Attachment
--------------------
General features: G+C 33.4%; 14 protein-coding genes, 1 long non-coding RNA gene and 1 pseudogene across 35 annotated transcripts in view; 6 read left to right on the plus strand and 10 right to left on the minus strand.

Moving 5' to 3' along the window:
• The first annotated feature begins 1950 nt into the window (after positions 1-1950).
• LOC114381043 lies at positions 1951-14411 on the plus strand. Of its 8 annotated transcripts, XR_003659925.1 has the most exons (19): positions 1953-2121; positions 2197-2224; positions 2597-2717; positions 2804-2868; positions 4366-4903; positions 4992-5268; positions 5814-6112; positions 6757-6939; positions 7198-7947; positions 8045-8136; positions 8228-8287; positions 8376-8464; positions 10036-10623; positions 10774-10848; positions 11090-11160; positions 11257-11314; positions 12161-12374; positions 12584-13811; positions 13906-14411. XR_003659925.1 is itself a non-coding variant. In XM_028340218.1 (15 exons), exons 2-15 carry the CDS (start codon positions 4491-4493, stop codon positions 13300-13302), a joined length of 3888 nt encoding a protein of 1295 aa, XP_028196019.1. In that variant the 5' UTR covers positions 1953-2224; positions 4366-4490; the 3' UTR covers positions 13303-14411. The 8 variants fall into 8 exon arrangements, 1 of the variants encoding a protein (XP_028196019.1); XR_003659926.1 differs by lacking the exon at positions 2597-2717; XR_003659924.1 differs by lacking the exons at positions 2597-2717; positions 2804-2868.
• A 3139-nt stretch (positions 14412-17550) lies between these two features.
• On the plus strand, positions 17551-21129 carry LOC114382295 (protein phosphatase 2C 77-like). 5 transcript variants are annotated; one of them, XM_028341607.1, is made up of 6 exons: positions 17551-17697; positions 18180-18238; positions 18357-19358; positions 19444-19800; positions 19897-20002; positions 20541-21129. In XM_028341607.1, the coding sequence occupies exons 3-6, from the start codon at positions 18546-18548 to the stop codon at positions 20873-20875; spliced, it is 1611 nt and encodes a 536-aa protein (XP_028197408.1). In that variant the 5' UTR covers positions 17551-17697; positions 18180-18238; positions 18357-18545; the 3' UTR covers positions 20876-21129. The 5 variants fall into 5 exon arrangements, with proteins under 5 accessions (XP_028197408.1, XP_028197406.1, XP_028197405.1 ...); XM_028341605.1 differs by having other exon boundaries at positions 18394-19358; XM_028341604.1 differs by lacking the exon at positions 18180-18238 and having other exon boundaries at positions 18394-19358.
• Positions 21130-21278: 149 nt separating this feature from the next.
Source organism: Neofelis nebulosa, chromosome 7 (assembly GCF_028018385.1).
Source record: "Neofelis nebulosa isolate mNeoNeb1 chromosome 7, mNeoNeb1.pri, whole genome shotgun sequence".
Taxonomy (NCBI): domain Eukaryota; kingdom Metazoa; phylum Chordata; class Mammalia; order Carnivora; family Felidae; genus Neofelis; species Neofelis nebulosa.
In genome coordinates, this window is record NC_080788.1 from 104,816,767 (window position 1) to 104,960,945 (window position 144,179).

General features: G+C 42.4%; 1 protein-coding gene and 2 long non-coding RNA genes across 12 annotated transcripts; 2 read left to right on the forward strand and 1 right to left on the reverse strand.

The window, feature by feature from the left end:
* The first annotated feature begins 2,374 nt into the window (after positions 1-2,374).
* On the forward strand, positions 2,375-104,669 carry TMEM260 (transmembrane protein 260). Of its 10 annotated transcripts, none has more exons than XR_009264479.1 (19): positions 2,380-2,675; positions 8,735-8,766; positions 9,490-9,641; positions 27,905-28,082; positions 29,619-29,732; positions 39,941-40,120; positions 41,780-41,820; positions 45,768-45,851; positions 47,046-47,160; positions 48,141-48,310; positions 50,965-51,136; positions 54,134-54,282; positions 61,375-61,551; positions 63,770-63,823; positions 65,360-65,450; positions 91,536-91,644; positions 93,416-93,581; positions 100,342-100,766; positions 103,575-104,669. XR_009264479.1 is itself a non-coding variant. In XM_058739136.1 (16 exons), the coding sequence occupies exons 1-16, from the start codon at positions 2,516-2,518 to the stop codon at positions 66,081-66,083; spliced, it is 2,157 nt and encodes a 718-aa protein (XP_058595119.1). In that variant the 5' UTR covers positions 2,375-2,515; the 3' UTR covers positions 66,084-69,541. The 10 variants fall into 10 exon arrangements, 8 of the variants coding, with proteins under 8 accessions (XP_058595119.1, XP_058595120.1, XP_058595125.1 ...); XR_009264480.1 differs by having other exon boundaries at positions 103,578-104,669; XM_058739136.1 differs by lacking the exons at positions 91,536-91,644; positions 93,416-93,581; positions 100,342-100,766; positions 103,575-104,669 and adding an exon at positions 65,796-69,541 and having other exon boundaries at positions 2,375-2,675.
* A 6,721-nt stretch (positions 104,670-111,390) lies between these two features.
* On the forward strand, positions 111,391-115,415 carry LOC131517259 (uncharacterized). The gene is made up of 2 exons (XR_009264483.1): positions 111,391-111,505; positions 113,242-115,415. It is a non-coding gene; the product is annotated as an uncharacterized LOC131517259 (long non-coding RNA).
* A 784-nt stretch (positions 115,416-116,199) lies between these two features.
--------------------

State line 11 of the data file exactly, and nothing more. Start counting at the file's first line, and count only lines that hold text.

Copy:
In genome coordinates, this window is record NC_080788.1 from 104,816,767 (window position 1) to 104,960,945 (window position 144,179).